Esteba Santos (email@example.com): Dear Olivier and Mr. Chandrasekar, Ecuador currently has three certified hatcheries, Macrobio, Centinela and Costapac. They all have their own closed cycle maturation and breeding programs. Two feed mills, three processing plants and about 1,500 hectares of ponds have been certified.
Durwood Dugger (firstname.lastname@example.org): I am disappointed that no one is commenting on the financial aspects of the organic approach. If organic farming provides no significant financial benefits to the farmer and may limit some of his options, is it really a good business practice?
Historically, one of the overriding characteristics of the shrimp market has been the absence of premium prices. Usually the difference in price between the best and the worst shrimp is less than 10%.
Esteban Santos (email@example.com): Dear Members, I have followed the discussion with great interest. Allow me to contribute some of our six-year experience with Germany’s Naturland in our quest to develop a truly organic shrimp farming system.
Naturland is the most experienced organization in the world in terms of certification of aquaculture operations, having worked with carp, mussels, salmon and prawns.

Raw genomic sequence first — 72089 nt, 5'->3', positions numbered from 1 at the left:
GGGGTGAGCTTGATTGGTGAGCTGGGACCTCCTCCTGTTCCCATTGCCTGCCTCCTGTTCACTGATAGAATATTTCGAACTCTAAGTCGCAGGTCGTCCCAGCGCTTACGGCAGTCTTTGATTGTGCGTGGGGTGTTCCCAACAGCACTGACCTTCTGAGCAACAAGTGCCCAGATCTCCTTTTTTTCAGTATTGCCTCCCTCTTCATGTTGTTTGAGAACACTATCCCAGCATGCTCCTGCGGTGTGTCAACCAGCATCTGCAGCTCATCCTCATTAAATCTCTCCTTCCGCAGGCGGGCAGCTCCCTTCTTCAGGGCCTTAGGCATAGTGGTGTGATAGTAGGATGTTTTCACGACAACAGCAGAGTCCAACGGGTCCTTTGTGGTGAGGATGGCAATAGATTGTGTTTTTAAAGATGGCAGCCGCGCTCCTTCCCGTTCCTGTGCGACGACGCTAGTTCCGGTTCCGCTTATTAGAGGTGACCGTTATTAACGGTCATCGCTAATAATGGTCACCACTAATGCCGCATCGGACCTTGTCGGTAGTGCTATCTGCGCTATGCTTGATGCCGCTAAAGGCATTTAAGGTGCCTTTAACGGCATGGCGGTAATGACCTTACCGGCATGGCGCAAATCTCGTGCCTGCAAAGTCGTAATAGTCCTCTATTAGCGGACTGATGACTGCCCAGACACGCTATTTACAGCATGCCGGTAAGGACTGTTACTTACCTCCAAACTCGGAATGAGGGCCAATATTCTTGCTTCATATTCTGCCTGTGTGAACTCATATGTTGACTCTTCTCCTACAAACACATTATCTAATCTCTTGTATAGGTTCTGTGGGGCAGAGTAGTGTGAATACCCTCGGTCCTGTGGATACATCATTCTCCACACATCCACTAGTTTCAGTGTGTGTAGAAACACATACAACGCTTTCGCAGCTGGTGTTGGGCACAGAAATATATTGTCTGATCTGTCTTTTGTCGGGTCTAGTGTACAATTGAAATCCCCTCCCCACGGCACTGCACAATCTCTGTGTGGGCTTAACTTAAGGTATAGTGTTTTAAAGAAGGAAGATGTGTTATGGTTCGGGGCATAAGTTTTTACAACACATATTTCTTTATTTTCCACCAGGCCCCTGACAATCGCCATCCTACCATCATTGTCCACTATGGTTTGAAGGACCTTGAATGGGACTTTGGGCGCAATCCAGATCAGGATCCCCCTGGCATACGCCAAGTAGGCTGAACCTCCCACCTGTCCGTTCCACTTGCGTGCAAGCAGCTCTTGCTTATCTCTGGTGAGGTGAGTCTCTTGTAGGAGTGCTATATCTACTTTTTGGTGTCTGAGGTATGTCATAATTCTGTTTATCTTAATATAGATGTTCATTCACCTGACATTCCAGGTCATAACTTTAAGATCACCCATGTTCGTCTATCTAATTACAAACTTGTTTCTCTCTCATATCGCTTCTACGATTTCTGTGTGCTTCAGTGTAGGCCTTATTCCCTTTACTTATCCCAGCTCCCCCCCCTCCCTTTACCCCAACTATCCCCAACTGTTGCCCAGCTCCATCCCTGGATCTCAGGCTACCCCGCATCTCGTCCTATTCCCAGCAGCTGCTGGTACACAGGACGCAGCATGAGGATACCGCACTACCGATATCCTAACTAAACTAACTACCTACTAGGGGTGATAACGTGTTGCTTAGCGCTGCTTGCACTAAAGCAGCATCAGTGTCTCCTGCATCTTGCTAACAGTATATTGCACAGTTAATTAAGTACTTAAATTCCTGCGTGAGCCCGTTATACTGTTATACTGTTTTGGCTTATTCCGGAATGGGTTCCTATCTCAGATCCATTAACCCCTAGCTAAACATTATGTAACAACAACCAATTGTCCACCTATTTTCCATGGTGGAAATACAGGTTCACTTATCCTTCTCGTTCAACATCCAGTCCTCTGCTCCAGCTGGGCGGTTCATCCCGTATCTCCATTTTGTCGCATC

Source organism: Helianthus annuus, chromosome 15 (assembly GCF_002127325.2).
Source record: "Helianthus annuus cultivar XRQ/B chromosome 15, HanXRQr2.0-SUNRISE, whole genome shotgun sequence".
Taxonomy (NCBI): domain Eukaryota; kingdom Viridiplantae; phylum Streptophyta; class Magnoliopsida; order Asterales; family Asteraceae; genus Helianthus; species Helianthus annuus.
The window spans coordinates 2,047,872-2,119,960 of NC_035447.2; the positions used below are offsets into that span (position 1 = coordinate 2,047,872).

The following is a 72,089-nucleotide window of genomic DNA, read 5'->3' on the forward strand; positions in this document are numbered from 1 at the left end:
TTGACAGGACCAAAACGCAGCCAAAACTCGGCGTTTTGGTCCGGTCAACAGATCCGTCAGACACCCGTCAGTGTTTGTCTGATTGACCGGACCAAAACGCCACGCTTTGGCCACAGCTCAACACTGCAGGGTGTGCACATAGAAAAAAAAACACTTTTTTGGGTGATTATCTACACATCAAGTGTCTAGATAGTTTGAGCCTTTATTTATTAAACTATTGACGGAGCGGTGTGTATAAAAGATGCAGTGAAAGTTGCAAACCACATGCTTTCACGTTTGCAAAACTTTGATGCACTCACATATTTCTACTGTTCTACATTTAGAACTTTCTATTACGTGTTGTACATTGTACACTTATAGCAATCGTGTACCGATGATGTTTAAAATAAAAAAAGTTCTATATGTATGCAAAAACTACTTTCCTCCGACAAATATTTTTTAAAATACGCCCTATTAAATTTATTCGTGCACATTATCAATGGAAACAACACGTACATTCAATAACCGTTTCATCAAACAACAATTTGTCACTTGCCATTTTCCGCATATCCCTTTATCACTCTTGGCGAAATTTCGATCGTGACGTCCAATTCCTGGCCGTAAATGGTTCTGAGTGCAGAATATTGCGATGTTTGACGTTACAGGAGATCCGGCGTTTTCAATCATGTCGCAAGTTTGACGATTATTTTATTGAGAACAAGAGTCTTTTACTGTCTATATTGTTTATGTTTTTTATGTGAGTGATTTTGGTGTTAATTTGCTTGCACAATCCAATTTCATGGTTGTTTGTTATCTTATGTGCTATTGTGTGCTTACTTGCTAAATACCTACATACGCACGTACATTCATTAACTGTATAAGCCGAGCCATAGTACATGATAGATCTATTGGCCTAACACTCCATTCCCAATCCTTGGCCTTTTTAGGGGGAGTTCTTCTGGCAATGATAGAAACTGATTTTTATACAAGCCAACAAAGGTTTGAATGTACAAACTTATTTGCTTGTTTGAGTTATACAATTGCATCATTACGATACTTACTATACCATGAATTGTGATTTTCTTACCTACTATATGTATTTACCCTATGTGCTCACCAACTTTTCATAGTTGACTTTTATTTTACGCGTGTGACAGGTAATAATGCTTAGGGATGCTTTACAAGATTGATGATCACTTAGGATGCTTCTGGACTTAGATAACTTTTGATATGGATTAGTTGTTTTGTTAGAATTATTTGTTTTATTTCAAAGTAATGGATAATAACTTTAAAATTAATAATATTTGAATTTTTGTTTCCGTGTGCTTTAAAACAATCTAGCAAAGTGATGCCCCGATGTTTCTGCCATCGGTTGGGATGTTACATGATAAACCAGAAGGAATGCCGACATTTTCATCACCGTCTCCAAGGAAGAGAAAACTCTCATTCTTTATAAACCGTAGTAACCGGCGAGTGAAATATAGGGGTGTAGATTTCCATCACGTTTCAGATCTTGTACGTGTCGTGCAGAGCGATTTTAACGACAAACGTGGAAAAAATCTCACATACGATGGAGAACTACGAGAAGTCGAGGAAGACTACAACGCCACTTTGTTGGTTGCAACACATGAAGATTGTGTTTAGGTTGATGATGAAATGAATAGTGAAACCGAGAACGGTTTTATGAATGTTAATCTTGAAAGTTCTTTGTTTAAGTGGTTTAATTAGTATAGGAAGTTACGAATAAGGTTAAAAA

Dr. Stefan Bergleiter, an aquaculture specialist at Naturland, can be reached on this list, where he is a frequent contributor, and at firstname.lastname@example.org.
The International Federation of Organic Movements, an umbrella organization for certification bodies, is against certification in countries where "nonindigenous species" have been introduced, like P. vannamei in Brazil.
• Low density, low biomass production
• Low protein organic feed
• Antibiotic free larvae and juveniles raised from maturation facilities that favor domestication and closed cycle operations
• Full traceability
• Low energy usage
• Daily monitoring of effluents
• Reforestation practices
The standards are revised every year.
The relationship with the certifier is of great importance as the periodical audits and flow of information have to be first class to avoid conflicts and misinterpretations. We recommend the forum in Vietnam, Ho Chi Minh City in June 2003 (contact information above). For those requiring more information or advisory services, please contact me off list.
Alexandre Alter Wainberg (email@example.com): Dear colleagues, Here are some comments from Naturland’s International Standards for Organic Aquaculture.
• Native species are preferred.
• Cooperation with regional conservation programs is actively supported.
• Shrimp must not be able to escape.
• No sales of live shrimp are permitted
Here are some of IFOMA’s basic conditions and general principles: Management techniques must be governed by the physiological and ethological needs of the organisms in question. The organisms should be allowed to conduct their basic behavioral needs, and all management techniques, especially where production levels and speed of growth are concerned, must be directed at good health and welfare of the organisms.
Special care must be taken when introducing nonnative species. Exotics are not prohibited.
Source: The Shrimp List. Subjects: (1) Organic Shrimp Certification and (2) Myths and Realities of Organic Prawn Farming. April 15 and 16, 2003.2. Bob Rosenberry, Shrimp News International, October 4, 2003.